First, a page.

During the heat of the summer, you know you can rely on your air conditioner to keep your home cool. But this summer, during the height of the pandemic, you wanted more than just a cool home—you also wanted a clean home. Does your air conditioner help clean the air? Yes, but how?
How Air Conditioners Work
Technically, your air conditioner is only designed to keep your home cool, and it does this through a cyclical process that occurs between your indoor and outdoor units:
- Cooling Your Home: The cooling fluid that makes the air in your home feel cold moves from the condenser, located in your outside unit, to the evaporator, located in your inside unit.
- Dispersing the Air: The evaporator then evaporates that cooling fluid into a gas. At the same time the cool air is pushed into your home, warm air is sucked out through your indoor unit.
- Moving Outside: The warm air is moved back to the outside unit, where it is cooled and the process begins over again.
Your air conditioner works hard to keep the heat out, but it won’t keep pollutants and debris out of the air—at least, not without the help of a filter.
How Air Conditioners Purify Indoor Air
Before air is dispersed into your home, it passes through an air filter, which pulls out particles such as dirt, dust, bacteria, pet hair, and human hair. The air filter prevents this debris from entering your home, and from being breathed in by you and your family.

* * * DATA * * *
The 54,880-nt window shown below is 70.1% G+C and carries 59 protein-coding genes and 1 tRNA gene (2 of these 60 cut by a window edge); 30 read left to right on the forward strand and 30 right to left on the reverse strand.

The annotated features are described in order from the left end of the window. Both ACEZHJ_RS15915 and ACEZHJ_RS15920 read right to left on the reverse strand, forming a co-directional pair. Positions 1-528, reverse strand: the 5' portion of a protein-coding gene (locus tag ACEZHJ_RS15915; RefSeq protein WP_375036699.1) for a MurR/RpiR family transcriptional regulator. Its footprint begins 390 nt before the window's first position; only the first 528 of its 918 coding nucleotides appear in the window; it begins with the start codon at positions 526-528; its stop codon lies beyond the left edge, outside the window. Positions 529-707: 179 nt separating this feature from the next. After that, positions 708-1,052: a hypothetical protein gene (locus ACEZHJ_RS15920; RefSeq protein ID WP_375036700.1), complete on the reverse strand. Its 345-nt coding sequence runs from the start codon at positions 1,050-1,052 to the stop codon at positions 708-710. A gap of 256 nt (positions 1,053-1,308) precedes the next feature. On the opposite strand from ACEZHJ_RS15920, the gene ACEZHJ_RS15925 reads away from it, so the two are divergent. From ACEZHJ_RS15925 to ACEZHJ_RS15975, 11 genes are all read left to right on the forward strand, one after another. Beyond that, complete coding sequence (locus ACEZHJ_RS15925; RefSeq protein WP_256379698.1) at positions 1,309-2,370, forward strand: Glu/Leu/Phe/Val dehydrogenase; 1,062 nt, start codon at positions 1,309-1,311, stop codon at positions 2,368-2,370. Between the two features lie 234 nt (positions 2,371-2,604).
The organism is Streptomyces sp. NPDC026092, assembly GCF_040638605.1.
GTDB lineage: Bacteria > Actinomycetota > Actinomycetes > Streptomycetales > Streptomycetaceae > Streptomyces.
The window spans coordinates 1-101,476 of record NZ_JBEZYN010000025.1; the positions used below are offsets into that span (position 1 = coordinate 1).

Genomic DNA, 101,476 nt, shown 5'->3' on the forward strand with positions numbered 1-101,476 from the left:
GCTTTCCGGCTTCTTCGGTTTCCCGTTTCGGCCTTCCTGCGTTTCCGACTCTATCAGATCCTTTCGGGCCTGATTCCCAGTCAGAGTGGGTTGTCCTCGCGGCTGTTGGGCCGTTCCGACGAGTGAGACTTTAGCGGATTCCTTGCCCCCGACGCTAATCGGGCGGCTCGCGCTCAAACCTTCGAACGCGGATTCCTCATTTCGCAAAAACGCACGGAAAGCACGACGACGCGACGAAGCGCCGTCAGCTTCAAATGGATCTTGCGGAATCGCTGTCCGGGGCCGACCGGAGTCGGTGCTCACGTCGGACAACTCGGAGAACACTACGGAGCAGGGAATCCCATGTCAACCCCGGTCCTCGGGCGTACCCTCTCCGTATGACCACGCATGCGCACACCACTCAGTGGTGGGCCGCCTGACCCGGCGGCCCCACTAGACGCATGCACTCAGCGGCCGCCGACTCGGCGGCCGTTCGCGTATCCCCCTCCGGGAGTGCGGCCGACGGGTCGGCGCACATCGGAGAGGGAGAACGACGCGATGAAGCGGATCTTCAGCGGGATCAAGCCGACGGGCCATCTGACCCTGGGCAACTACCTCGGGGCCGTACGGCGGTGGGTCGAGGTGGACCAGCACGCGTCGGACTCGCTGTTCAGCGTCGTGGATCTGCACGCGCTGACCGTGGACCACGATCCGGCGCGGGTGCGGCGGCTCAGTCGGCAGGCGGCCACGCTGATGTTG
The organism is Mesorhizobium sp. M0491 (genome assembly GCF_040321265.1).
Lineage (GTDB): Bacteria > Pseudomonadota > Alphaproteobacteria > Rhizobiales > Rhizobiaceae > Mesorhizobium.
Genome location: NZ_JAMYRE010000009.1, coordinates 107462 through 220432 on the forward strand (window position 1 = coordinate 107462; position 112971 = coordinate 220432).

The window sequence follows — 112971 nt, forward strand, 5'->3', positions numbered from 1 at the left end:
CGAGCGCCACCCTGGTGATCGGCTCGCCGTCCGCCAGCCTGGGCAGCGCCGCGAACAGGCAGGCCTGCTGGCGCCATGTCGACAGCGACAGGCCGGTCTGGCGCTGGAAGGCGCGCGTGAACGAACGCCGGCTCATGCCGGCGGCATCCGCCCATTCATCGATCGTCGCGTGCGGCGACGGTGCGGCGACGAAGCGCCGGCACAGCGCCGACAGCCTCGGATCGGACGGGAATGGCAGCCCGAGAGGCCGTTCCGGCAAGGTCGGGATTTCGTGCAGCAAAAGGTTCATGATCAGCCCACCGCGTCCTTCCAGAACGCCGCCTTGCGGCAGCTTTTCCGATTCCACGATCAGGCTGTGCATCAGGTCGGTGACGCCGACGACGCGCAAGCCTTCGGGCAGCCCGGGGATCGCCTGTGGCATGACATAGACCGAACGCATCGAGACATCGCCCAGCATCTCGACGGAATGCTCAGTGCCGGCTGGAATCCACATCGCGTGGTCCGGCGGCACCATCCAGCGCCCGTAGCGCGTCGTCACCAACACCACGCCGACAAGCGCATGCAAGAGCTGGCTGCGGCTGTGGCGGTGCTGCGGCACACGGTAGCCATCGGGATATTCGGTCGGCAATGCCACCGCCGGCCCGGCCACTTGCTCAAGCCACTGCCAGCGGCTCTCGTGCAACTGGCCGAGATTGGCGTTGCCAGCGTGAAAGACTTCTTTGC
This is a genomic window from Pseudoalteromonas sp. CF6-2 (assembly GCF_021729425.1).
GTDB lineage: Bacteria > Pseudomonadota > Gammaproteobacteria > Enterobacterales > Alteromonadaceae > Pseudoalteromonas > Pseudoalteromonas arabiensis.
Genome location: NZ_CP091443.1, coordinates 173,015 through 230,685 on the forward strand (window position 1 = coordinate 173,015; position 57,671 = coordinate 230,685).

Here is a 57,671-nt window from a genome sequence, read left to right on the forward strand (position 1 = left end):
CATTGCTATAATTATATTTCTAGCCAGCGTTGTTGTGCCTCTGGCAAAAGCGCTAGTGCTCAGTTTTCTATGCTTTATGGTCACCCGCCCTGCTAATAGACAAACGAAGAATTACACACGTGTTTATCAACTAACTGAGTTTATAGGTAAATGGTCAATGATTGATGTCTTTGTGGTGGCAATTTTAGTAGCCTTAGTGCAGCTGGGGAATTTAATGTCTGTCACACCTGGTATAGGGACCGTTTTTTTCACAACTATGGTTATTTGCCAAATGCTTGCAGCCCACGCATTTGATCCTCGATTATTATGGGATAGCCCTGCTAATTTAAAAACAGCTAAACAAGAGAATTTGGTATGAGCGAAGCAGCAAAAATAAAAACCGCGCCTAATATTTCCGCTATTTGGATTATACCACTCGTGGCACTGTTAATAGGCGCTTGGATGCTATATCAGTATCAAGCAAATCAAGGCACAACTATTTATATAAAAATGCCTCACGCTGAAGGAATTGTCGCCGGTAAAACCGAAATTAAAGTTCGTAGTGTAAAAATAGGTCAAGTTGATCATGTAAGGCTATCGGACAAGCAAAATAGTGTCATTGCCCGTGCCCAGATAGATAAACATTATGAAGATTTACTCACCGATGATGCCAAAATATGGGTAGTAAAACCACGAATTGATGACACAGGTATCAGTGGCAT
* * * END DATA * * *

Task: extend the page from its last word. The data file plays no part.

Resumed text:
Some air filters sift more debris out of the air than others. You can determine the efficiency of the filter by its minimum efficiency reporting value, or the MERV scale. The MERV scale ranges from 1 to 20, with higher numbers indicating a more efficient filter. For your home or business, it’s recommended you use filters ranked between 8 and 13. At an 8, your filter will remove pollen, mold, dust, dirt and hair. At a 13, it will remove all of that as well as bacteria and virus particles. The most efficient filter is a HEPA filter, which will filter out 99.7% of particles in the air.
Caring for Air Conditioner Filters
Your air filters will get dirty over time, so you should replace them every two months to keep your air conditioner running efficiently. If you have a non-removable filter, you should wash it gently with a damp cloth while the air conditioner is turned off. Let the filter dry completely before turning the air conditioner back on.
Still worried about your indoor air quality? Here are a few other actions you can take to improve it:
- Open the Windows: Let some fresh air in to clear some of the recycled air out.
- Vacuum Often: Run the vacuum at least once a week to suck up debris that could end up in the air.
- Use an Air Purifier: If you have bad allergies, an air purifier with a HEPA filter can also help to improve air quality, particularly if there’s an area of your home that has poor ventilation.
As you can see, the air conditioner itself won’t clean the air, but the air filter certainly can. Air conditioners are an essential part of our everyday lives, which means that HVAC technicians are essential workers. If this seems like the career path for you, Porter and Chester Institute can provide you with the hands-on HVACR training you’ll need to succeed in the field. We have campuses in Connecticut and Massachusetts. Request more information today.